chuks
19th Apr 2004, 19:00
Dear Answer=42,

After careful analysis it would appear, strictly on the face of it, that, yes, you might just be correct. There does appear, right there on the notes, BCE ECB EZB EKT EKP, which might just mean 'European Central Bank' most of their official languages.

Give me some time here to prove that I was not actually wrong in what I wrote. Well, the words as they appeared did appear to suggest that, but I believe I may have been misquoted.

I will get back to you on this later.

Regards,

chuks

chuks
19th Apr 2004, 20:41
Dear Answer=42,

You obviously overlooked the word 'powerful' in between the words 'a' and 'central' in what I wrote. Perhaps that was because I didn't write it in the first place, but never mind that!

Yes, I think it might be slightly more accurate to say that a powerful central bank, akin to the Federal Reserve Board of the United States of America, is a vital feature needed to make the concept of the Euro a success, given the rather obvious fact that, yes indeed, there is an ECB.

In strictly technical terms I could be considered to have made what is sometimes called a 'mistake' there, but I would prefer to think that you simply misread what I didn't write. Your apology is hereby accepted. Thank you.

Regards,

chuks

Bletchley
19th Apr 2004, 21:20
Glad to see you couldn't refute my comments then.
:ok:
Cheers

West Coast
19th Apr 2004, 21:27
OW
You have a point, its reletive. A cuz of mine just bought a smallish place out near the Wicklow mountains and paid gobs. Another one has a place in Skerries that would likely rival costs in La Jolla.

answer=42
19th Apr 2004, 22:33
Chuks,

Please accept my apologies.

For 'powerful central bank', I think you meant 'with a strong reputation' or 'sufficiently anally retentive to cow the markets' central bank.

But, I hear you ask, what did the US of A do before they had the Fed, which was founded in the early 20th century. Well, I don't know. But I do know they had bimetalism, which was both a logical inconsistency and the equivalent of George W. Bush making the Texas Rangers baseball card the national currency.

No, don't tell him. Please. We have enough problems already.


Bletch,

You AWS you. Do you really want this? OK, here goes.

So called 'Mad Cow Disease'.
I can't make it any more succinct than '2 cows' above. But, if you insist.

Yes, British genius and flair invent Mad Cow Disease (BSE) and the whole world shuts its doors to British beef. Not just the EU. Some countries banned beef from all the EU, just to make sure. Slightly similar to the recent situation in which some Asian countries banned American beef and chicken in separate incidents (my memory is failing me on this, so please excuse).

Let's leave aside the point that Britain didn't have beef exports before it joined the EU and got beef producing subsidies. If we discuss the CAP, there is a danger we might agree on something, which would make me very unhappy indeed.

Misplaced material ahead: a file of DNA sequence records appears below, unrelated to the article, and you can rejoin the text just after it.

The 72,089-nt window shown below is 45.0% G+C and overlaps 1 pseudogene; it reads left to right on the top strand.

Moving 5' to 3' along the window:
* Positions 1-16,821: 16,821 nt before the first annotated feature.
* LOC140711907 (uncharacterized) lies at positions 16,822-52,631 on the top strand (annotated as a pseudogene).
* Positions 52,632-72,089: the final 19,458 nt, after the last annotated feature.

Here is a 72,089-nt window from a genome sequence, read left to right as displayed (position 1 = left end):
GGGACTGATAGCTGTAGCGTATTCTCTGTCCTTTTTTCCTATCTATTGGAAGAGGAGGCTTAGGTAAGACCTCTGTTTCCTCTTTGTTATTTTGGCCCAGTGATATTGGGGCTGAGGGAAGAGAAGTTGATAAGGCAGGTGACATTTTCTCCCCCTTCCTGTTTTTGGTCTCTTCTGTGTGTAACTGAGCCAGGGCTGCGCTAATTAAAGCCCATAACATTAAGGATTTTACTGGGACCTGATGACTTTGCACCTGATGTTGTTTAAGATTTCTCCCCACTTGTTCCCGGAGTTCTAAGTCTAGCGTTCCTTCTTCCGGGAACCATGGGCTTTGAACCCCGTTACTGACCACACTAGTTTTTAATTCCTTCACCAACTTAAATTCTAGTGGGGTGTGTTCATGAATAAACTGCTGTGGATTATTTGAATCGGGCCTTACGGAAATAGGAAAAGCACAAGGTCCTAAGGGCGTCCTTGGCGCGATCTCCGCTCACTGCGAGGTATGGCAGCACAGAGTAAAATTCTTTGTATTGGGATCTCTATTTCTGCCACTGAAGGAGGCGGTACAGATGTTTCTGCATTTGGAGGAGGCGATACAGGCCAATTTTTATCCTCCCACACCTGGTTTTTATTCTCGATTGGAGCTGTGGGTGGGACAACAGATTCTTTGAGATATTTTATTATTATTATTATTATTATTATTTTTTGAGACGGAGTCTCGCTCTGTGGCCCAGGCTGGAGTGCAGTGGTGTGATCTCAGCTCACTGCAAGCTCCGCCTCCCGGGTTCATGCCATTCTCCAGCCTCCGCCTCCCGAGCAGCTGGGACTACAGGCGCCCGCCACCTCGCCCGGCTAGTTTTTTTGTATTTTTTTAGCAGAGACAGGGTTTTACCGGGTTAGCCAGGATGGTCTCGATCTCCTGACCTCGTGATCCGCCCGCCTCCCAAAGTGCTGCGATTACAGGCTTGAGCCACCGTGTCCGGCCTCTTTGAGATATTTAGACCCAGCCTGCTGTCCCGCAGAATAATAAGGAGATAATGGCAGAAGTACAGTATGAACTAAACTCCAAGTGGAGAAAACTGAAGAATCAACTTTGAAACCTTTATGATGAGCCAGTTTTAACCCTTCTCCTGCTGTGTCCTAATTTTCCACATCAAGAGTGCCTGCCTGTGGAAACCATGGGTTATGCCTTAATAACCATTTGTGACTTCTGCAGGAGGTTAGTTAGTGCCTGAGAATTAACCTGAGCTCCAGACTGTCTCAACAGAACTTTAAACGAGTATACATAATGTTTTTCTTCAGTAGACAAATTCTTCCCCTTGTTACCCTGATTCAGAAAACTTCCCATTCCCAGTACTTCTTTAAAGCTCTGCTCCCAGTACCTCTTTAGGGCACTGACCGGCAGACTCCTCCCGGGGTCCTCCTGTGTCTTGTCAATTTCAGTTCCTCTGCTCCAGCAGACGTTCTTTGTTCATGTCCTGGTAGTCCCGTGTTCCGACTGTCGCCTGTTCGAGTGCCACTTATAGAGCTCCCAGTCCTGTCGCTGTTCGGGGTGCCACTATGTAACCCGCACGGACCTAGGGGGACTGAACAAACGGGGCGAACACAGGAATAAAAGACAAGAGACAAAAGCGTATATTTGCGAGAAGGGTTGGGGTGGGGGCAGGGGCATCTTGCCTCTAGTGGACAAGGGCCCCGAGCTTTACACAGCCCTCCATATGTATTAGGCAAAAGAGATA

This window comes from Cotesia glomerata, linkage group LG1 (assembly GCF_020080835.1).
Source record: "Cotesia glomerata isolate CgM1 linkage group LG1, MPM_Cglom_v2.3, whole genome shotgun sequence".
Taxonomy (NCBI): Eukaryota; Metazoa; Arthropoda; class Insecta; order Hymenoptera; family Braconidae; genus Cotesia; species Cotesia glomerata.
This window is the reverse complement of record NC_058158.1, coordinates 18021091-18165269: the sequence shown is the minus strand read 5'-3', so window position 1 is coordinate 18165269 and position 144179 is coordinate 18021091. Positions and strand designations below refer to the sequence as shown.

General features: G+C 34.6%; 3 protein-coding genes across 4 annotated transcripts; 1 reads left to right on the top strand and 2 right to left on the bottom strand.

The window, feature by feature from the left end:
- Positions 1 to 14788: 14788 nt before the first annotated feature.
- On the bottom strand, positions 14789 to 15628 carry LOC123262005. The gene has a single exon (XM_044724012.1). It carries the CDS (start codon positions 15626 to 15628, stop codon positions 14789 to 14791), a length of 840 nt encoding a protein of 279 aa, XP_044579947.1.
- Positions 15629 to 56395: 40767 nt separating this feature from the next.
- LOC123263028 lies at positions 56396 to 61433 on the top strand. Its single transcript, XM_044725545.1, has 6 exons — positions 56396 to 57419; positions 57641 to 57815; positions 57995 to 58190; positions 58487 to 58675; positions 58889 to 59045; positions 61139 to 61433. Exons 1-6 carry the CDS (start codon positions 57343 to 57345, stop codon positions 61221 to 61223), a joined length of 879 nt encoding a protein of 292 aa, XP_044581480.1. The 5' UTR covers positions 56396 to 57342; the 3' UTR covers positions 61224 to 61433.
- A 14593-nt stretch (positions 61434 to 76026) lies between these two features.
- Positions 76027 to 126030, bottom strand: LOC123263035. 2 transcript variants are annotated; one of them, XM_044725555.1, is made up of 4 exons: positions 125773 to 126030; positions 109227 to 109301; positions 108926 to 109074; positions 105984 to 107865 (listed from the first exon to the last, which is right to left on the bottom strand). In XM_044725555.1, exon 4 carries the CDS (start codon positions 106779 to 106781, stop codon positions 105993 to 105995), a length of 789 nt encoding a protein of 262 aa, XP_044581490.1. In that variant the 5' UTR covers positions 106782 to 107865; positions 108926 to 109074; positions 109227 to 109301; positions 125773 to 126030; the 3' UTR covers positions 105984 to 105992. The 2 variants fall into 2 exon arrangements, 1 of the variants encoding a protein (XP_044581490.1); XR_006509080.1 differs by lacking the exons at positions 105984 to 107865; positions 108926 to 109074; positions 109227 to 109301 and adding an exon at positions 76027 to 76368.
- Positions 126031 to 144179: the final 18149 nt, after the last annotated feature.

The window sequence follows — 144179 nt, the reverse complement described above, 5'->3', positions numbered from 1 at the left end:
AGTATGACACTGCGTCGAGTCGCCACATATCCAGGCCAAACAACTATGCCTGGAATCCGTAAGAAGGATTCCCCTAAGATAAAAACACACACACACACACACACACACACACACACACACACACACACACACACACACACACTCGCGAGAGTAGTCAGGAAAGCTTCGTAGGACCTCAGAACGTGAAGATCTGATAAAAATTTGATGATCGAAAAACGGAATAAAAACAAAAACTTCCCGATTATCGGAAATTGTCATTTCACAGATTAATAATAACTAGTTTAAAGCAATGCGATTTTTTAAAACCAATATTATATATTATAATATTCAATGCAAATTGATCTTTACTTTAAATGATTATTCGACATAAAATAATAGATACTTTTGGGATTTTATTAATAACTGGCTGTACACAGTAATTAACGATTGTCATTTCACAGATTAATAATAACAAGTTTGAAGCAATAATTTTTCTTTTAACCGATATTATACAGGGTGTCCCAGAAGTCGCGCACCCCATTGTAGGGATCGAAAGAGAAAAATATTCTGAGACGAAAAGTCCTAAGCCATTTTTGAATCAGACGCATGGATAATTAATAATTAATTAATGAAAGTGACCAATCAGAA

OK, why did EU countries close their doors on British boeuf? Well, they obviously didn't want Fifi the French cow catching a dose of something nasty. Or worse, BSE entering the food chain and mucking up their own exports. As you note, there were a few BSE cases on the continent (not just in France) and every so often a new case crops up, even now.

These nasty continentals were entitled to shut the door under the EU Rules & Regs, subsection 'nasty diseases'. The Rules & Regs also provided a means for Britain to demonstrate that all was well and good again. Trouble was, the Rules and Regs depended on the EU's standard method of tracking cattle. Which GB (not UK) had asked for and got an exemption to. Go into many supermarkets in Frogland, scan the barcode of a bit of bifteck and you can see a picture of the late Fifi and read her life story. You couldn't trace Georgette the English cow in the same way.

That's right, boys and girls, not only had the Brits tried to use unproven 'meat recovery' techniques but they also had less sophisticated methods for tracking the resulting disease when it occured.

OK. Now Britland is in deep Eurodoo. So what does your average Euro-superhero do in this situation? Yes, that's right, he negotiates his way out. Give a little, take a little.

What did John Major do? He grandstanded and stuck his ground. When the EU wanted to talk about expansion, he was going to talk beef. When the EU talked about the single currency, he was going to talk beef.

Sounds like bull to me.

So, eventually Britland gives way and does what the rules said and what the other countries were waiting for. Eventually, the European Commission says that Britain has done what it was suppose to do and that little Georgina can come and play with the other cows.

France then sticks its heels in (and it wasn't clear why, even in the French newspapers). The Commission then takes France to the European Court and wins. (I'm not sure if the fine was actually levied. The French may have backed down just before the fine was due to be imposed). Which just goes to show that if you want to play fisticuffs with the EU rules the way that nice man John Major did, you have to be either:
a) right
or
b) smart

Just think (if possible) what would have happened if the UK had not been a member of the EU. Once BSE had been cleared up, it would have had to take its case against the EU to the WTO.

This takes three years. And no certainty of winning.

I rest my case, m'lud.